I'm starting a series of interviews with developers and designers from all over the world. Whether they work for a corporation, freelance, or they make stuff as a hobby, I want to interview them! Originally I was going to release a new interview every Monday, however due how hectic and random my weeks are, I'll release a new interview each week.
Hi there, thank you for taking the time to chat with me :) Could you start by introducing yourself a little?
My name is Brianna Wu, and I'm the head of development for Giant Spacekat. Our first game is coming our for iOS next year using the Unreal engine. It's called Revolution 60, and it's basically Heavy Rain mixed with Mass Effect. We've got a budget of almost 1/3 of a million dollars. We're quite excited.
As for something interesting about myself, I'm a shameless speed junkie. I run 3000 miles a year, and I drive a 2009 CBR 600rr motorcycle. I'm a huge fan of dance music. People sometimes don’t know how to respond to my electric personality.
How did you end up in your profession?
I really fell into it serendipitously. When I was 20, I put together a $250,000 animated pilot. After that I worked in DC politics for a while, and even worked as an investigative reporter and a freelance illustrator.
I could see how important the Unreal engine was going to be for mobile game development, and starting assembling the capital to make it happen. I put together a team, and started learning to use the technology.
In retrospect, I see the circuitous path I took to development as tremendously helpful. The monetary challenges and management of a startup are frequently political - so my time in DC was well spent. The tenacity it takes to be an investigative reporter is the exact same quality that makes me a good project lead.
I have to say a word about two of my team members, Amanda Stenquist Warner and Maria Enderton, both of whom got their 3D degrees after a decade in other professions. Amanda worked in retail, which was a complete waste of her phenomenal animation skills. Yet, the qualities that made her a manager at her store are why she's so invaluable to Giant Spacekat as second in command.
It's a similar story with Maria. If you have any interest in development, it’s never too late. In fact, I’d argue that people with interesting life experiences are often superior to people that followed the straight and narrow.
What does your desk look like?
I try to keep it as minimal as possible. I have a 2009 Mac Pro with a 27-inch ACD. My Unreal machine is a $3000 2010 Macbook Pro repurposed for Windows. I removed the super drive, so it has dual SSDs. I actually burnt up the logic board this year, pushing it too hard with 3D work.
There's a KVM switch drilled into my desk, and I swap between the two computers all day long. I'm probably going to buy a second ACD this year, because 3D is incredibly demanding with screen real estate.
Could you give us a bit of information on any tools/services that you use?
I specialize in Unreal, especially the level design and Matinee systems. I use Maya 2011 constantly, because modeling and texture work are part of my job function. I could write a book about Headus UV Layout. It's the ugliest UI I've ever used, but it's a critical program for my job.
I also rock Final Cut Pro, and have used Photoshop and Illustrator professionally for a decade.
What websites do you visit daily?
I have a love-hate relationship with Daring Fireball and The Verge. I've really come to love Jim Dalrymple's Loop Insight this year. I visit IGN and Giant Bomb constantly.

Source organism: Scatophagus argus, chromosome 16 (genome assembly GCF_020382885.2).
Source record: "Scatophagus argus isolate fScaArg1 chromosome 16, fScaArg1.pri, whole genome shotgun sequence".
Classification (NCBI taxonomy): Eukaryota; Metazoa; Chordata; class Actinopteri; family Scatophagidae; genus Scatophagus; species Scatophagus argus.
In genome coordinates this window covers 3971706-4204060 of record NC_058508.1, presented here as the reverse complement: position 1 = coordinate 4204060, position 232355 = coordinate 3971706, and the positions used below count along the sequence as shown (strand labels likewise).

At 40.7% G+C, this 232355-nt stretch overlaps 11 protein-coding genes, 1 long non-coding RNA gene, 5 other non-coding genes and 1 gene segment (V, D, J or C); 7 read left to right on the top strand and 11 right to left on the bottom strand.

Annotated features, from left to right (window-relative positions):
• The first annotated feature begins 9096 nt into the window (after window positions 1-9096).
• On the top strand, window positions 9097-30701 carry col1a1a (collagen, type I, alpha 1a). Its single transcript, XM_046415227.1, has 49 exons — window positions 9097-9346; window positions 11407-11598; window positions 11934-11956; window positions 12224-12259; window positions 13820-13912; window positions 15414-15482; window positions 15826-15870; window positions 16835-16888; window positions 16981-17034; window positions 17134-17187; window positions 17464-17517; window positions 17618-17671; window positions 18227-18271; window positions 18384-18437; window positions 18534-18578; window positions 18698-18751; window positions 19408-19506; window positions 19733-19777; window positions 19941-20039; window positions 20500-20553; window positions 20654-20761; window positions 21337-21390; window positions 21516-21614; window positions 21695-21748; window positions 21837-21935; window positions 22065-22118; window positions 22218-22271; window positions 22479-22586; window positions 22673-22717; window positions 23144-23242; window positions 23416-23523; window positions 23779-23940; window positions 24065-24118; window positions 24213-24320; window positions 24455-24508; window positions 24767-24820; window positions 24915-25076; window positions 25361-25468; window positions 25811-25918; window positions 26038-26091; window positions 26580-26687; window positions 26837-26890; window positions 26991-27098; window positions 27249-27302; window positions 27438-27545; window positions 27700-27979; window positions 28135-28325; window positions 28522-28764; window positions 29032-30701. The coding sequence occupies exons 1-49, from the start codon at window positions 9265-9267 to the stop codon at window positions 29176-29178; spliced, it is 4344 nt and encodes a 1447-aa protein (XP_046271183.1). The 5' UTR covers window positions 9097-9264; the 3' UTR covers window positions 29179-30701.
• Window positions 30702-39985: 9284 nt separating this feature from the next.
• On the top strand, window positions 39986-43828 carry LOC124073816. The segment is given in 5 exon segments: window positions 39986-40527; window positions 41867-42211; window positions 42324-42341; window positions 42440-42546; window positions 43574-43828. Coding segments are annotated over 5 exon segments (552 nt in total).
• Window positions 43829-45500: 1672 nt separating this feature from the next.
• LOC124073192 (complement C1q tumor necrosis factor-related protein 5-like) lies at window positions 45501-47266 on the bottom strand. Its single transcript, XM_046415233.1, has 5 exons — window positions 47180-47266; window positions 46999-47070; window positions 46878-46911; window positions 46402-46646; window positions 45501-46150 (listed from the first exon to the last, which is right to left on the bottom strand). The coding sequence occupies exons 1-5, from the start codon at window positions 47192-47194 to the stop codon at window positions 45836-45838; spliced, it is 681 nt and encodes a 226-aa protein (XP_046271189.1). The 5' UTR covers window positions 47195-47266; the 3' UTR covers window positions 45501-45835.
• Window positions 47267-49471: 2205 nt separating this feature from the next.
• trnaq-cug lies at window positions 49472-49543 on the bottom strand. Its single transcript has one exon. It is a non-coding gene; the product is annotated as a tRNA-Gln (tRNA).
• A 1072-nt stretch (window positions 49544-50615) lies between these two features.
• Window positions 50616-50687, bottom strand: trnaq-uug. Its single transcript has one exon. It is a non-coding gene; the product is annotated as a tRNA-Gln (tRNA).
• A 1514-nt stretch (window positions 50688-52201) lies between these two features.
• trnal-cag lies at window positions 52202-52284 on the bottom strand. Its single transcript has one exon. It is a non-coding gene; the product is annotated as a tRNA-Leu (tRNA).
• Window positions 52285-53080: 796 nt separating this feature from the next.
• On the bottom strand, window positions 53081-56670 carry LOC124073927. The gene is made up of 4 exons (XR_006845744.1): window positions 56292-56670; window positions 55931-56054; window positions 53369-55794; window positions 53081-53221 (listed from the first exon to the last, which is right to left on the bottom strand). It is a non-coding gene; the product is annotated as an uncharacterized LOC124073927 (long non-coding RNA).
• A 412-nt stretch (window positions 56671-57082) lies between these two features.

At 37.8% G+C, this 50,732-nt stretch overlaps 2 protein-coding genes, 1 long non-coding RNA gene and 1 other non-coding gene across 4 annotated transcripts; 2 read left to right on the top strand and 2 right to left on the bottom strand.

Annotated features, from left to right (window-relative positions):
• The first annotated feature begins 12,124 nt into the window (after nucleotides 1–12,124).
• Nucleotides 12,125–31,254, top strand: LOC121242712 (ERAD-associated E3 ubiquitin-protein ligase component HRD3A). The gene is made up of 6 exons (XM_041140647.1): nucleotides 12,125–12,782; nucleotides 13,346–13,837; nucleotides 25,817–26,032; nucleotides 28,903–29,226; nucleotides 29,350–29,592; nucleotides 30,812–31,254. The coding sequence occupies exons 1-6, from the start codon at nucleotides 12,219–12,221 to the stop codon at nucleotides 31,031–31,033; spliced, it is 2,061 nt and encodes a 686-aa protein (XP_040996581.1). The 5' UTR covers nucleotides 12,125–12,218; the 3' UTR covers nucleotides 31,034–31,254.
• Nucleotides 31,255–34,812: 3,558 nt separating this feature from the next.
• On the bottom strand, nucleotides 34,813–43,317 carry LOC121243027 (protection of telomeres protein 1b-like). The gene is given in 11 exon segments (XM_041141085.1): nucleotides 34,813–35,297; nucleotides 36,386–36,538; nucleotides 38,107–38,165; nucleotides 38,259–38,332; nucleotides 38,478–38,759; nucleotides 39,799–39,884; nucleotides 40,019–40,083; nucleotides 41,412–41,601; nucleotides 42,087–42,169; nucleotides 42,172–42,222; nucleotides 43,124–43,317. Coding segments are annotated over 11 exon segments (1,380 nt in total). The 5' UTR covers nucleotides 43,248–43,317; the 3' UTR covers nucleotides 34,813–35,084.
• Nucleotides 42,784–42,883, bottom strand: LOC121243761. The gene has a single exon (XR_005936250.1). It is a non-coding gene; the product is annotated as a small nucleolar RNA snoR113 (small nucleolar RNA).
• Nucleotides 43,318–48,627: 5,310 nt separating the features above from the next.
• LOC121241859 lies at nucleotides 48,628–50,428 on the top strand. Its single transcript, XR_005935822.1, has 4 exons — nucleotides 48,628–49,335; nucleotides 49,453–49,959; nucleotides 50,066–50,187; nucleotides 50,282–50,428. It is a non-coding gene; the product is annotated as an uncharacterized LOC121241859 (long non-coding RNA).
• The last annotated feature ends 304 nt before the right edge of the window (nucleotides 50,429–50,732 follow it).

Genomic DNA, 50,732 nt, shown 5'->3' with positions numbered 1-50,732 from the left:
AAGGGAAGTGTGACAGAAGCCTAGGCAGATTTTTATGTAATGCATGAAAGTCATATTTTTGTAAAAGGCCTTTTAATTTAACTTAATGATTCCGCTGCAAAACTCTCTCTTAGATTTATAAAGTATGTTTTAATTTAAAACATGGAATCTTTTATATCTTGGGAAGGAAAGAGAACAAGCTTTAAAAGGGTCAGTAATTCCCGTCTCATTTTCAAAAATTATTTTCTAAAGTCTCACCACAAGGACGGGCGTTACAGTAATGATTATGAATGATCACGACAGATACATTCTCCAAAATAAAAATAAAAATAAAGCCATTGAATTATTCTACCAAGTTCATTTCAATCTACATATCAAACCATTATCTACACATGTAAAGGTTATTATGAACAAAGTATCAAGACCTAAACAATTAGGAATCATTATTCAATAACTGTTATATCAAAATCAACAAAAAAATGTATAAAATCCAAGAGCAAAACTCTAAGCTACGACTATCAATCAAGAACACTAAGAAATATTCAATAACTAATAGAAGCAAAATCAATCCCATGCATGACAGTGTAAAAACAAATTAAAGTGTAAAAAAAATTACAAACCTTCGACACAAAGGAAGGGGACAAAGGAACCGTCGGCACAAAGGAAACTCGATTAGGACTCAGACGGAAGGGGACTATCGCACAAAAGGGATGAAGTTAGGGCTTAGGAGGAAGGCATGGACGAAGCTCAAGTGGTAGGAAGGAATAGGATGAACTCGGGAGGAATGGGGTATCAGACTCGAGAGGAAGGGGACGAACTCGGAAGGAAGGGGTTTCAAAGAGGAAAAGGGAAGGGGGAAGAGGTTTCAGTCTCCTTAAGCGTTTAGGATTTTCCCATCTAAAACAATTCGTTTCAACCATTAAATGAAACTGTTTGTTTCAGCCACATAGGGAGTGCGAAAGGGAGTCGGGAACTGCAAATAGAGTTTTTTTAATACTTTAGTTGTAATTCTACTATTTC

Guys may not know this, but there's a whole lady internet with celebrity gossip, fashion and feminist politics. I'm completely guilty of wasting endless time there. I’m reticent to even admit which ones.
Do you have anything awesome happening in the future?
Revolution 60 ships in September 2013, which will be the most cinematic game ever delivered on the iOS platform. It's a mature, two-hour story taking many of the same beats as Heavy Rain. A team of female special operatives hijacks a Chinese space shuttle and rendezvous with N313, a malfunctioning weapons platform. Things go very wrong. Every second of it is lovingly animated and professionally voice acted. Legendary anime actress Amanda Winn-Lee plays Crimson 09, our villianess.
Most games with female characters are either softcore porn or lost in estrogen outer space. What I wanted to deliver was a story where the fact that they are women is completely unconnected to the plot. They're soldiers, and all five are very fleshed out, conflicted characters.
I think it will be somewhat controversial, because all five girls are gorgeous, tall and skinny. The only men in Revolution 60 are enemy soldiers. I think people will be unsure how to place it, which is the whole point.
How and where can we find you?
You can most easily find me on ADN at @spacekatgal. Facebook will also do in a pinch, or you can write me at [email protected]. If you live in Boston, you'll doubtlessly run into me at industry events. And because I'm married to a four-time Hugo award winner, the most prestigious award in science fiction, I'm a guest at science-fiction conventions several times a year.
One last word. If you enjoy our game when it ships, don't thank me, thank my team - who are the most talented group of professionals I've ever worked with.
Amanda has animated vast parts of our game while pregnant and while caring for a newborn - I don't know how she does it. Maria may or may not be human, I can't decide. Working with her is like working with a supercomputer, she's the most detail driven person I've ever known.
Wow! From what I've seen of Revolution 60 I'm pumped for it and can't wait to play! I wish you all the success with the game and your future, thank you for taking the time to be a part of my interview series :)